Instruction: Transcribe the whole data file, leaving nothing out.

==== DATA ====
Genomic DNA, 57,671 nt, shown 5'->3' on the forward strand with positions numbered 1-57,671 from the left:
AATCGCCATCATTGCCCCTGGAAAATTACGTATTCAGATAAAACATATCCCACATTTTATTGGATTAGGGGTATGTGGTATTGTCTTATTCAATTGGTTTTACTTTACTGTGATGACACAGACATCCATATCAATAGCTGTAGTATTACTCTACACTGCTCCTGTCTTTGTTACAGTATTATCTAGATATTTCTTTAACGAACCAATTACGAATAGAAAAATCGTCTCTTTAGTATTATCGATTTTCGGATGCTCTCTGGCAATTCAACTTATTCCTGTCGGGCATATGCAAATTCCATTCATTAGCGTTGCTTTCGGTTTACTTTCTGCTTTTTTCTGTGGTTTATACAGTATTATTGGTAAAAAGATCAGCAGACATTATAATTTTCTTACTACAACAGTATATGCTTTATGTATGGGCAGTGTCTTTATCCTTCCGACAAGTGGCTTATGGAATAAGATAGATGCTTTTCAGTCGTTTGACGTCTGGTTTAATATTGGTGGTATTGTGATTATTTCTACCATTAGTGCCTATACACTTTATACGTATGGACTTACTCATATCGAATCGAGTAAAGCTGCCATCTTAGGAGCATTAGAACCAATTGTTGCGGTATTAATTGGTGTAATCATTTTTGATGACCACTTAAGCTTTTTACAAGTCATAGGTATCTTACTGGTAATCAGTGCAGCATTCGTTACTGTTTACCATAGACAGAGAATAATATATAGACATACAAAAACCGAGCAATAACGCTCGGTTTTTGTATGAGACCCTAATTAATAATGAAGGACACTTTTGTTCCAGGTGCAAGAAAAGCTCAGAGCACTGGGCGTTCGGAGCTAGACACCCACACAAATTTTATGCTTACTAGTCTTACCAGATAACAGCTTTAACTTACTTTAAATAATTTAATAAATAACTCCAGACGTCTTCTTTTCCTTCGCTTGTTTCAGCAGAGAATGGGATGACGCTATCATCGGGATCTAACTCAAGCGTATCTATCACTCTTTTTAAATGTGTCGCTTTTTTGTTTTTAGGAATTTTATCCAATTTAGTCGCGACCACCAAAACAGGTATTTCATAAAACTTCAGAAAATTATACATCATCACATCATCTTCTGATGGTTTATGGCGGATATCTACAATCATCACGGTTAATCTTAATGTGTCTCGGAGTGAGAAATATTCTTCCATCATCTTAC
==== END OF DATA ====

Genomic DNA, 57,671 nt, shown 5'->3' on the forward strand with positions numbered 1-57,671 from the left:
AATCGCCATCATTGCCCCTGGAAAATTACGTATTCAGATAAAACATATCCCACATTTTATTGGATTAGGGGTATGTGGTATTGTCTTATTCAATTGGTTTTACTTTACTGTGATGACACAGACATCCATATCAATAGCTGTAGTATTACTCTACACTGCTCCTGTCTTTGTTACAGTATTATCTAGATATTTCTTTAACGAACCAATTACGAATAGAAAAATCGTCTCTTTAGTATTATCGATTTTCGGATGCTCTCTGGCAATTCAACTTATTCCTGTCGGGCATATGCAAATTCCATTCATTAGCGTTGCTTTCGGTTTACTTTCTGCTTTTTTCTGTGGTTTATACAGTATTATTGGTAAAAAGATCAGCAGACATTATAATTTTCTTACTACAACAGTATATGCTTTATGTATGGGCAGTGTCTTTATCCTTCCGACAAGTGGCTTATGGAATAAGATAGATGCTTTTCAGTCGTTTGACGTCTGGTTTAATATTGGTGGTATTGTGATTATTTCTACCATTAGTGCCTATACACTTTATACGTATGGACTTACTCATATCGAATCGAGTAAAGCTGCCATCTTAGGAGCATTAGAACCAATTGTTGCGGTATTAATTGGTGTAATCATTTTTGATGACCACTTAAGCTTTTTACAAGTCATAGGTATCTTACTGGTAATCAGTGCAGCATTCGTTACTGTTTACCATAGACAGAGAATAATATATAGACATACAAAAACCGAGCAATAACGCTCGGTTTTTGTATGAGACCCTAATTAATAATGAAGGACACTTTTGTTCCAGGTGCAAGAAAAGCTCAGAGCACTGGGCGTTCGGAGCTAGACACCCACACAAATTTTATGCTTACTAGTCTTACCAGATAACAGCTTTAACTTACTTTAAATAATTTAATAAATAACTCCAGACGTCTTCTTTTCCTTCGCTTGTTTCAGCAGAGAATGGGATGACGCTATCATCGGGATCTAACTCAAGCGTATCTATCACTCTTTTTAAATGTGTCGCTTTTTTGTTTTTAGGAATTTTATCCAATTTAGTCGCGACCACCAAAACAGGTATTTCATAAAACTTCAGAAAATTATACATCATCACATCATCTTCTGATGGTTTATGGCGGATATCTACAATCATCACGGTTAATCTTAATGTGTCTCGGAGTGAGAAATATTCTTCCATCATCTTAC